‘Some­one with such a pure love’

Cal­i­for­nia po­lice say Asian woman com­mit­ted sui­cide from SF bridge

China Daily (Canada) - - FRONT PAGE - By CHANG JUN in San Fran­cisco junechang@chinadailyusa.com

The death of a 20-yearold Asian stu­dent at Yale Uni­ver­sity who fell from San Fran­cisco’s Golden Gate Bridge on Tues­day has been ruled an “ap­par­ent sui­cide’’ by the Cal­i­for­nia High­way Pa­trol.

Luchang Wang, 20, who was a sopho­more at Yale’s Sil­li­man Col­lege in New Haven, Con­necti­cut, flew to San Fran­cisco on a one-way ticket from New Heaven on Tues­day and then jumped from the bridge, au­thor­i­ties said.

Yale Col­lege Dean Jonathan Holloway an­nounced her death to Yale stu­dents and fac­ulty in an e-mail sent cam­pus-wide shortly be­fore 6 pm (EST) Tues­day. He said she jumped around 1:30 pm (EST).

“The Cal­i­for­nia High­way Pa­trol (CHP) has been in touch with the Yale po­lice and re­port no ev­i­dence of foul play nor any in­di­ca­tion of an ac­ci­dent,’’ he wrote.

“This is a very dif­fi­cult time for those who knew Luchang, and our thoughts and prayers are with her fam­ily and friends,” Holloway wrote. “I ask you to fo­cus on one an­other and of­fer sup­port at this sad time.”

Daniel Hill, a spokesman for the CHP, con­firmed Tues­day night that a fe­male was re­ported at 10:29 am (PST) to have jumped from the bridge. A pa­trol team searched for Wang’s body but did not find it, Hill said.

He said Cal­i­for­nia au­thor­i­ties con­tacted Yale af­ter find­ing a photo ID of Wang in a back­pack that she left on the bridge. He did not dis­close if there was a sui­cide note or other be­long­ings.

Wang was last seen Sil­li­man Col­lege on Jan 25, when she was be­lieved to have used her Yale ID to swipe into the school’s build­ing. On Tues­day, her friends and fam­ily were alarmed by a trou­bling mes­sage that they said Wang posted on her Face­book page.

Wang’s class­mates and friends then joined Yale po­lice and searched for the math­e­mat­ics ma­jor in New Heaven.

In a story on Wed­nes­day, the Yale Uni­ver­sity Daily News said “stu­dents who knew Wang de­scribed her as a self­less and giv­ing class­mate who cared deeply about do­ing good for other peo­ple’’.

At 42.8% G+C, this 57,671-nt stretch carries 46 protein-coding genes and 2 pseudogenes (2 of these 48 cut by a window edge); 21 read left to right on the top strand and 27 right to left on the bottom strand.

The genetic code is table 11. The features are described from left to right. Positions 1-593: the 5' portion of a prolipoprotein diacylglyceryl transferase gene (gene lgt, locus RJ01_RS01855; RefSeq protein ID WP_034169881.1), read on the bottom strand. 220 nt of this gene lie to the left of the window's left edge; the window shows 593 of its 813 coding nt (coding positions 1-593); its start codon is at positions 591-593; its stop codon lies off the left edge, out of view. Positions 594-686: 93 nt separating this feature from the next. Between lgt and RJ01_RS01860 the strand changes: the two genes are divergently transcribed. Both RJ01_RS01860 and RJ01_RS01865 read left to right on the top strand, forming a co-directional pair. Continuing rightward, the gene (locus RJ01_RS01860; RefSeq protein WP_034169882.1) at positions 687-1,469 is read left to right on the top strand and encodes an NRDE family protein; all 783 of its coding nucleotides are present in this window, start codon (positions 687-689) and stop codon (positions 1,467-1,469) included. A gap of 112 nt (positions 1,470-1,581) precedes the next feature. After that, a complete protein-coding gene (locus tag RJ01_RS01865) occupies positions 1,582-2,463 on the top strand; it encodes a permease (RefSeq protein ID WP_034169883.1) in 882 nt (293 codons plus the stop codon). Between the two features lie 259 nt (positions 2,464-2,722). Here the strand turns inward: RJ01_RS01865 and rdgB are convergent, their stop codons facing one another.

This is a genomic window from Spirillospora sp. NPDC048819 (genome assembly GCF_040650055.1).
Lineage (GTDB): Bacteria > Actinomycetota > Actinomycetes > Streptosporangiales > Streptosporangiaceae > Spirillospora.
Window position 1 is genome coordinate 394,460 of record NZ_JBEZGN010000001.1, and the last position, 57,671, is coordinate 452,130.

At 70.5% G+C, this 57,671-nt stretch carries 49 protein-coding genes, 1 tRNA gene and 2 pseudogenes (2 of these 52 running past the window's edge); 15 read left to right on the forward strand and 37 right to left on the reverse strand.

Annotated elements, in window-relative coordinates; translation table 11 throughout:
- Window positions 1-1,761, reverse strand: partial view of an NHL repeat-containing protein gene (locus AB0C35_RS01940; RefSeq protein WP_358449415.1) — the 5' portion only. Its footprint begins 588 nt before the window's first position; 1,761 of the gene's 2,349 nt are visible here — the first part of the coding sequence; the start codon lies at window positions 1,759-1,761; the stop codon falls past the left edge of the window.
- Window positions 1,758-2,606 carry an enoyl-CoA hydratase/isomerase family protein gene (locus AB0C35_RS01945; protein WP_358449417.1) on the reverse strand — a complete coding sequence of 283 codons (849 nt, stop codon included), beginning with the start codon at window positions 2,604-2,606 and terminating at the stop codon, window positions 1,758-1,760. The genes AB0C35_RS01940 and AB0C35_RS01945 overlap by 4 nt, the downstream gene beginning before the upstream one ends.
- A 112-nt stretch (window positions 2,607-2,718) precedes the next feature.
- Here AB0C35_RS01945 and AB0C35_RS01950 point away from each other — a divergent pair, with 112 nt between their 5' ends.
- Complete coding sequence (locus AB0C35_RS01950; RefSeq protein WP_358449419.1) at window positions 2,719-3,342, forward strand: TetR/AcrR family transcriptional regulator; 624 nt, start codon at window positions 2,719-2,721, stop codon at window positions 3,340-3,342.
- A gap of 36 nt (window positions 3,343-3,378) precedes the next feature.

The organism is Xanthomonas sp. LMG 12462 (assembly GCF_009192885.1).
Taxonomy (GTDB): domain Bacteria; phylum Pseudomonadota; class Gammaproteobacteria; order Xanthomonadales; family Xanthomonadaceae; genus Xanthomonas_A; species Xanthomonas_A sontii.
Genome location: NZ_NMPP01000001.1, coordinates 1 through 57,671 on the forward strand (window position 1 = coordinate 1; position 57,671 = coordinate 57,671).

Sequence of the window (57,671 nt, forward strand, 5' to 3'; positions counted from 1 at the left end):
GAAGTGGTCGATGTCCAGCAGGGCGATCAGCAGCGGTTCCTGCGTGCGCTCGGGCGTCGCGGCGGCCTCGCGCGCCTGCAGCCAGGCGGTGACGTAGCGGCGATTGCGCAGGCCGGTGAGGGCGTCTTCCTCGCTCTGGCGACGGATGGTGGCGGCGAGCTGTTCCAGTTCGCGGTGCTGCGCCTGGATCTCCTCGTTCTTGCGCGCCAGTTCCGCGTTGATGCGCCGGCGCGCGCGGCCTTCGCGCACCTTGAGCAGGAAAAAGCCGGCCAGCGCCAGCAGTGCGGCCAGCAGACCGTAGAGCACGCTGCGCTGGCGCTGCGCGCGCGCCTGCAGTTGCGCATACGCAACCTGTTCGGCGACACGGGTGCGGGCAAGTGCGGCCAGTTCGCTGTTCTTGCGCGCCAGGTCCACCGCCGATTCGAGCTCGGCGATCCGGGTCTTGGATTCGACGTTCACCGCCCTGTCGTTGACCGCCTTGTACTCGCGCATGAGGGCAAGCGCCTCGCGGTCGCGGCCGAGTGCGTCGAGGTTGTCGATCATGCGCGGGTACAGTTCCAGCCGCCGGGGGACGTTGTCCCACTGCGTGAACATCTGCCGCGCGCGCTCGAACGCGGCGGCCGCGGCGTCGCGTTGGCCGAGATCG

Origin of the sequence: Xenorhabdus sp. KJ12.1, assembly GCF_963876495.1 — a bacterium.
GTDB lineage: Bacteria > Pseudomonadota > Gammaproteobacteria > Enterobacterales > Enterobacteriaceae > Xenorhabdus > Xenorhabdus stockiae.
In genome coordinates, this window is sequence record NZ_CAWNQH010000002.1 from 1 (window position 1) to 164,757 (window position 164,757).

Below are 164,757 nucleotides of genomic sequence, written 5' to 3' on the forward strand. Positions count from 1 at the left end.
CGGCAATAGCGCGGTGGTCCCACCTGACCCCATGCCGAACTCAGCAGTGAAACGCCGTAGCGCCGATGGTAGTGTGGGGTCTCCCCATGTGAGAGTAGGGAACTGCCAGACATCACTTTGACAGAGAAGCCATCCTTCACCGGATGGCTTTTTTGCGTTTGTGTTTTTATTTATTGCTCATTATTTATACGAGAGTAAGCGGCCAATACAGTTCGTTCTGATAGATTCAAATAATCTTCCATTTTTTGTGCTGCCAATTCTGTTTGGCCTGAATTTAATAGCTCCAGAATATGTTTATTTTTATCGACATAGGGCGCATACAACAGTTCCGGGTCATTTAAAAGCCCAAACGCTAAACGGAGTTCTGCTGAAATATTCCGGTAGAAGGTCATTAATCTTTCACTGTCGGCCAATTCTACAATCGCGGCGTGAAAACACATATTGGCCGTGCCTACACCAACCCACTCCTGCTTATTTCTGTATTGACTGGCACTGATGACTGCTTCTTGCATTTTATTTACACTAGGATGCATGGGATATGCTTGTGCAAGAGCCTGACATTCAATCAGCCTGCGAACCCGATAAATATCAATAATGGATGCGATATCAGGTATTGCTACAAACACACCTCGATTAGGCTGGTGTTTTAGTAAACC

“Class­mates, friends and men­tors re­mem­bered a young woman whose in­tel­lect was matched only by her com­pas­sion, whose care for her aca­demic work ran as deep as her con­cern for the in­jus­tices she ob­served in the world around her,’’ the cam­pus news­pa­per said.

“Luchang was the kind of per­son that all peo­ple are sup­posed to be,” said Leigh Vila ’17, Wang’s suit­e­m­ate, was quoted by the school news­pa­per.“There was ab­so­lute per­fec­tion in the way that she loved other peo­ple — and showed that she loved them.”

The news­pa­per said Wang at­tended high school in West Des Moines, Iowa, where she ran cross-coun­try and won recog­ni­tion for her aca­demic ex­cel­lence.

“Her mo­ti­va­tion in life was to make the world a bet­ter place,” said Tammy Pham ’15, iden­ti­fied as a close friend of Wang’s. “It’s sad to see some­one with such a pure love go like this.”

Wang is sur­vived by her mother, fa­ther and a younger sis­ter, the news­pa­per said.

In Cal­i­for­nia, Lin Qian, vice-pres­i­dent of Chi­nese Stu­dents and Schol­ars at Stan­ford Uni­ver­sity, said, “We need to es­tab­lish our solid so­cial cir­cles and talk to our friends if un­der pres­sure.”

“Al­ways re­mem­ber, there are plenty of re­sources at uni­ver­si­ties which can pro­vide coun­sel­ing and pro­fes­sional as­sis­tance to al­le­vi­ate pres­sure,” she added. “It’s im­por­tant for stu­dents to know where the re­sources are and how they can lever­age on th­ese re­sources.” Lian Zi also con­trib­uted to this story

Newspapers in English

Newspapers from China

© PressReader. All rights reserved.